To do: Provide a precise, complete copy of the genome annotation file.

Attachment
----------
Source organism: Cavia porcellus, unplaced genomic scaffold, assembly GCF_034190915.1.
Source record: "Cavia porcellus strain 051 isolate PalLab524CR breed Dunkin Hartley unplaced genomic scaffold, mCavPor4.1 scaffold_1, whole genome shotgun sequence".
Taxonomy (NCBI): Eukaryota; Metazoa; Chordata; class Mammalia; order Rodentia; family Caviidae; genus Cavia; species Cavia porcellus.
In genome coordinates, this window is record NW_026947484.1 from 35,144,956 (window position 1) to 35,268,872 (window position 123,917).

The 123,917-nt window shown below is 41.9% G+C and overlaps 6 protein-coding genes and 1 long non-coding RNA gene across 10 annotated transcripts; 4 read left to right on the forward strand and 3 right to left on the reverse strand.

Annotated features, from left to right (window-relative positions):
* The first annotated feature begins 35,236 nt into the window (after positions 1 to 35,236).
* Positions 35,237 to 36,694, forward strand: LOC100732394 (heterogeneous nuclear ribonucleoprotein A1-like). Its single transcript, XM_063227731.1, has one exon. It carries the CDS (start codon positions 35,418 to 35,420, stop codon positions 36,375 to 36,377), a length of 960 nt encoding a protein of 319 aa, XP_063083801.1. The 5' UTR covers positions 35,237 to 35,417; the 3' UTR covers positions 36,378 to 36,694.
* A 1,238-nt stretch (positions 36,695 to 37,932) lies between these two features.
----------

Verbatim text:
Source organism: Cavia porcellus, unplaced genomic scaffold, assembly GCF_034190915.1.
Source record: "Cavia porcellus strain 051 isolate PalLab524CR breed Dunkin Hartley unplaced genomic scaffold, mCavPor4.1 scaffold_1, whole genome shotgun sequence".
Taxonomy (NCBI): Eukaryota; Metazoa; Chordata; class Mammalia; order Rodentia; family Caviidae; genus Cavia; species Cavia porcellus.
In genome coordinates, this window is record NW_026947484.1 from 35,144,956 (window position 1) to 35,268,872 (window position 123,917).

The 123,917-nt window shown below is 41.9% G+C and overlaps 6 protein-coding genes and 1 long non-coding RNA gene across 10 annotated transcripts; 4 read left to right on the forward strand and 3 right to left on the reverse strand.

Annotated features, from left to right (window-relative positions):
* The first annotated feature begins 35,236 nt into the window (after positions 1 to 35,236).
* Positions 35,237 to 36,694, forward strand: LOC100732394 (heterogeneous nuclear ribonucleoprotein A1-like). Its single transcript, XM_063227731.1, has one exon. It carries the CDS (start codon positions 35,418 to 35,420, stop codon positions 36,375 to 36,377), a length of 960 nt encoding a protein of 319 aa, XP_063083801.1. The 5' UTR covers positions 35,237 to 35,417; the 3' UTR covers positions 36,378 to 36,694.
* A 1,238-nt stretch (positions 36,695 to 37,932) lies between these two features.